Oil trades below $50 as rising U.S. drilling dampens OPEC's cuts – media
Oil traded below $50 a barrel as a boost in U.S. drilling activity threatens OPEC's efforts to reduce a global supply glut, according to Bloomberg.
Futures were little changed in New York following Friday's 1.8 percent advance. U.S. explorers added two rigs last week to 722, the highest level since April 2015, Baker Hughes Inc. said Friday. After the market was unimpressed with the accord Thursday to prolong output curbs, Saudi Arabia's Energy Minister Khalid Al-Falih said the strategy is working and global stockpiles will drop faster in the third quarter, Bloomberg wrote.
"We will see oil production tightening from the third quarter and it's highly likely that prices will rebound," Hong Sung Ki, a commodities analyst at Samsung Futures Inc., said by phone in Seoul. "What's concerning is what happens after the nine-month agreement because there isn't an exit plan, while U.S. producers will probably boost output at least until the second half of this year."
Oil in New York clawed back from its tumble toward $45 in the run up to the meeting in Vienna as Saudi Arabia and Russia rallied support for the deal. Meanwhile, U.S. inventories dropped seven weeks in a row, though they still remain above the five-year average and production rose to the highest since August 2015.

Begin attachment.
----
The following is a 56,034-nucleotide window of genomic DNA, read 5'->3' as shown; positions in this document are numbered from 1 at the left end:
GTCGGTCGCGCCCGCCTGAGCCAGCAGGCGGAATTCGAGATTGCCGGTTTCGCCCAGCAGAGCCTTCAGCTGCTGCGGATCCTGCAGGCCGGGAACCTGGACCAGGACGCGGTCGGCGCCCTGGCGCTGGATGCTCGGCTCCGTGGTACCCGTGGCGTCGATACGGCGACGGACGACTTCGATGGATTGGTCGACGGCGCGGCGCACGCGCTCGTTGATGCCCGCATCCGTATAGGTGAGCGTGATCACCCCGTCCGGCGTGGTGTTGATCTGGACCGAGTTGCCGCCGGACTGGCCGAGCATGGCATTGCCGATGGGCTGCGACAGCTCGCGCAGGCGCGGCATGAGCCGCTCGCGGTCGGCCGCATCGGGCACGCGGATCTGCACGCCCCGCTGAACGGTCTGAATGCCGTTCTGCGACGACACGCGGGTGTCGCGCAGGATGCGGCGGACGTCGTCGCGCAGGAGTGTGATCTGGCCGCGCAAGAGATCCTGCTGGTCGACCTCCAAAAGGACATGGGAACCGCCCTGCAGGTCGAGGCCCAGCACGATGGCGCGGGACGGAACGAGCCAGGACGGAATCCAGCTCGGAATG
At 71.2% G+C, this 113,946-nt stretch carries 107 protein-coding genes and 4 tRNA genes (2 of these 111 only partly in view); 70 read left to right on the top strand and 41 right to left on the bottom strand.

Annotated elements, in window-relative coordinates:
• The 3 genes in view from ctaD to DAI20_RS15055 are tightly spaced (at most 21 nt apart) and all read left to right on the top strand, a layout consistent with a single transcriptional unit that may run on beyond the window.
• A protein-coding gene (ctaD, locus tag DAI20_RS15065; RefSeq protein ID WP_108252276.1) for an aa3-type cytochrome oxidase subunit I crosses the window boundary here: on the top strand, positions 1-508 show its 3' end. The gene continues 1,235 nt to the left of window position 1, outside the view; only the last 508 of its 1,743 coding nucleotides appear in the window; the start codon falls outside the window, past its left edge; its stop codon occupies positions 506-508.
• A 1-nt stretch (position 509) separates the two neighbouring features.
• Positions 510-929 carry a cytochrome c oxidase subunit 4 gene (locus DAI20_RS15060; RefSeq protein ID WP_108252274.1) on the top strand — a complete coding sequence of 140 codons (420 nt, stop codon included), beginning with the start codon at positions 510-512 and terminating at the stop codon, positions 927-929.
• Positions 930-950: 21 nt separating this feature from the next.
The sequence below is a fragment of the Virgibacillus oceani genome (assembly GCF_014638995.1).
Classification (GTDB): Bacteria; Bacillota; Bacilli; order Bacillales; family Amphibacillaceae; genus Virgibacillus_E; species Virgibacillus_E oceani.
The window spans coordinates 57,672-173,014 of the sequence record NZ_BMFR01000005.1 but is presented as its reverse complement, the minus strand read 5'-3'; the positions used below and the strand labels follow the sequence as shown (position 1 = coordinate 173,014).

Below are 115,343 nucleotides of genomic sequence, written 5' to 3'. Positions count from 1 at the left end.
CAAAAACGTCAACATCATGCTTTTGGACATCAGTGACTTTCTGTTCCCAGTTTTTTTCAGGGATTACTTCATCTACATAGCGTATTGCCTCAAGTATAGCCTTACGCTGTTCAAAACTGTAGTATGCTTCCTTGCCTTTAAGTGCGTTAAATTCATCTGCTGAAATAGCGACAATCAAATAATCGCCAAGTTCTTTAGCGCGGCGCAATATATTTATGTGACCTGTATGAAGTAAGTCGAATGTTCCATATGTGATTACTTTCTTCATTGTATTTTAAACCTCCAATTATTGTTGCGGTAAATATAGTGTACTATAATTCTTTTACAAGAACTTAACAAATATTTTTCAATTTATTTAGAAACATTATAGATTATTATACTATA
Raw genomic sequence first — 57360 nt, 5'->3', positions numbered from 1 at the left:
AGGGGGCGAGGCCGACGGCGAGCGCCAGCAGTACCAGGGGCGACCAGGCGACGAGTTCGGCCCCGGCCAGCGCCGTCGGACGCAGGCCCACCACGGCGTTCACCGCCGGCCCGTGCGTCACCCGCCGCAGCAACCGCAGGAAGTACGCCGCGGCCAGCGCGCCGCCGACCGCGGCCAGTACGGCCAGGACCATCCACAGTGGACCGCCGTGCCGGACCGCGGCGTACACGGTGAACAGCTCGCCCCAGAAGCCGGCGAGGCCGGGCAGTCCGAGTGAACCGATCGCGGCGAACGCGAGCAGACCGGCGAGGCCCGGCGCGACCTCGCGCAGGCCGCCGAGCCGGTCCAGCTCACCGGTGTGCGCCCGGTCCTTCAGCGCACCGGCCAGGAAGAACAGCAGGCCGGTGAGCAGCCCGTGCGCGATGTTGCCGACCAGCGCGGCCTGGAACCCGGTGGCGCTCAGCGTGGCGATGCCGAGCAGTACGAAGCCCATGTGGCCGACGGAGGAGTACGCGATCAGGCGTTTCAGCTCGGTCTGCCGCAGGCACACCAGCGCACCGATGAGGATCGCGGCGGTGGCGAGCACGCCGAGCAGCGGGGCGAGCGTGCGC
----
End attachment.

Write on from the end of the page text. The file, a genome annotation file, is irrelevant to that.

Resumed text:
Read alsoBloomberg: OPEC, allies to extend oil cuts for nine months to end glutWest Texas Intermediate for July delivery traded at $49.64 a barrel on the New York Mercantile Exchange, down 16 cents, at 1:17 p.m. in Seoul. Total volume traded was about 15 percent below the 100-day average. Prices rose 90 cents to close at $49.80 on Friday.
Brent for July settlement was at $52.03 a barrel on the London-based ICE Futures Europe exchange, down 12 cents. The contract gained 69 cents, or 1.3 percent, to settle at $52.15 on Friday. The global benchmark crude traded at a premium of $2.37 to WTI.
Rigs targeting crude in the U.S. increased for a 19th straight week in the longest streak of gains since August 2011, according to Baker Hughes data. While the number of working rigs has more than doubled from last year's low of 316, it was the smallest increase this year. Drillers in the D-J/Niobrara Basin in Colorado led the growth last week, adding 4 for a total of 27 oil rigs in the region.